Disclaimer, this next series of post will focus on my opinion, my fight and me. For me this takes a lot of courage, I might face fall out or bashing but I know the support I will receive and the information i can give to others will help make it worth it. Please read with an open mind and leave your judgy pants at the blog post door.

This post is not about Bella but she still wanted to make an appearance.

This post is not about Bella but she still wanted to make an appearance.

I have recently decided that I am done being silent. I am done glossing over the details of my fight and I am done pretending that my struggle is less then any other illness. This motivation came in light of a few recent events in my life. I hope that this information can be insightful and help others find their voice.

I am going to start with recent news. Last week, I lost a fellow mental illness sufferer. As everyone knows Robin Williams lost his battle with severe depression. I phrase it that way for a reason and I will touch on it soon. With this in the news all week I have thought a lot about writing on this topic. The issue is I didn’t know where to start. As a journalist I naturally read all sorts of articles on this loss. I witnessed friends, family, people I don’t know, news stations, and his family members all weigh in on the topic. Some of what I read made me happy that mental illnesses were finally being discussed at a national level. Other articles I read made me want to cry with how people treat MI sufferers. It also didn’t help that I had a med mix up and wasn’t taking the right dose (that’s a story for another day but needless to say Bella worked non stop). I also realized while reading this that I can’t be the only MI sufferer who was taking this news hard. Not because he was famous, but because it is a harsh reminder of what living with a mental illness truly means. Death because of your illness is a very possible end result for your life.

Thinking about this reminded me of a fact (not verified) that I once heard about a good chunk of mental illnesses ending in suicide (over 50%) so I decided to look up a few facts. These are according to The World Health organization and where originally published in 2012 and are lower than what they are today.

  1. Globally more than 350 million people suffer from depression and depression can lead to more than 1 million deaths every year.
  2. In the United States, every 15 minutes someone dies of suicide. That is about 34,000 people per year.
  3. It is predicted that by 2030 depression will out pace cancer and stroke for the amount of deaths caused per year.
  4. 90% of those who commit suicide struggle with an underlying mental illness (many of those silently struggle)

With all of these statistics in mind, I want to clarify why I said he lost his battle. Many will argue that saying that makes him sound like a victim, and because it was suicide he is not a victim. That is a very ignorant way to look at this. People often forget that someone with a MI is suffering from a disease. This statement is going to make many people angry but Depression, Anxiety, Bipolar Disorder, Schizophrenia, OCD and any other Mental Illness is no different then Diabetes, Cancer, ALS, MS, Heart Conditions, or any other illness. Why do I say this? Because no body asks for an illness, no body asks to feel out of control, or asks to be sick. So why should we be treating MI patients any differently then we treat victims of other illnesses.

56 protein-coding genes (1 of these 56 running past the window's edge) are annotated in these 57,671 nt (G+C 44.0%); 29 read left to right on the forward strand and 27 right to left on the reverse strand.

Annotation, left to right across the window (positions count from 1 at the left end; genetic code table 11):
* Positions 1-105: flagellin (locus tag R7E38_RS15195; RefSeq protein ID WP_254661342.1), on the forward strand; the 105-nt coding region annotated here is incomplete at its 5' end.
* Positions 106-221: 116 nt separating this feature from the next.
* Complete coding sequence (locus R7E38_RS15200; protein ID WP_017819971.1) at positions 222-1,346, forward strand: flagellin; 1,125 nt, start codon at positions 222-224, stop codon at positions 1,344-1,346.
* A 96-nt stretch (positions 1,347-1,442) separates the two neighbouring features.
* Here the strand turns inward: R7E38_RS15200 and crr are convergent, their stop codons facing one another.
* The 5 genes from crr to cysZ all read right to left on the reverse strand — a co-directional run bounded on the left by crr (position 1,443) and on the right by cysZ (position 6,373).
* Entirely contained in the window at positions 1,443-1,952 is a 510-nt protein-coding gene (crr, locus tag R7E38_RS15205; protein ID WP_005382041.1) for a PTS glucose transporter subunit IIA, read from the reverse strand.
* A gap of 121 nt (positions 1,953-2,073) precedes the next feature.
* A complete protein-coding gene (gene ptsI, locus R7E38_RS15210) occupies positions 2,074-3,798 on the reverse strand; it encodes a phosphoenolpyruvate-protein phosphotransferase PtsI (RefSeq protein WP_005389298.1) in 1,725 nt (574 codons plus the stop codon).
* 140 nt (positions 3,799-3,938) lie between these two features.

While the news of this death was one spark of motivation to tell all, the other is because of my personal struggle as well as the struggle of my friends and fellow fighters who tend to suffer most days in silence. This month will mark my one-year of hitting rock bottom. When I say hitting rock bottom, I mean slamming into it free-falling at 80 mph.

For a year, I have glossed over the truth. I have hidden behind lesser-feared diagnoses and pretended that it was not as big of a deal as it was. For a year I have felt a variety of feelings over an illness I cannot control. I have felt guilt, hatred (towards myself and from others) I have felt worthless, I have questioned the outcome of what happened, I have been happy with how my story has gone, I have been sad with how it didn’t go. Basically I have had a never-ending roller coaster of emotions. What sucks is that I am supposed to keep this inside. By talking about it, apparently, “I am seeking attention” “I am making people uncomfortable” “I am exaggerating normal struggles that everyone goes through”. Sadly, I am not the only one to feel this way. I have many fellow fighters who all say the same things. People who are not affected by MI don’t understand and sometimes prefer to stay ignorant. The silence is better than facing something that causes people to take their own lives right?

Well I think that is all Crap, and I am going to smash the silence and speak out. I hope others can start to speak out too or that it will help others start looking at mental illness a different way.


2 thoughts on “Motivation

  1. Thanks for sharing, Val. I know you know I love you, but I’ll never tire of telling you that you are important to me (& countless others). Please keep writing, keep talking, and keep sharing.

  2. It’s very brave of you to tell your story. I also get frustrated when people say mental health medication isn’t necessary. It took me a while to learn what my doctor always tells me, “life is better with lexapro.”

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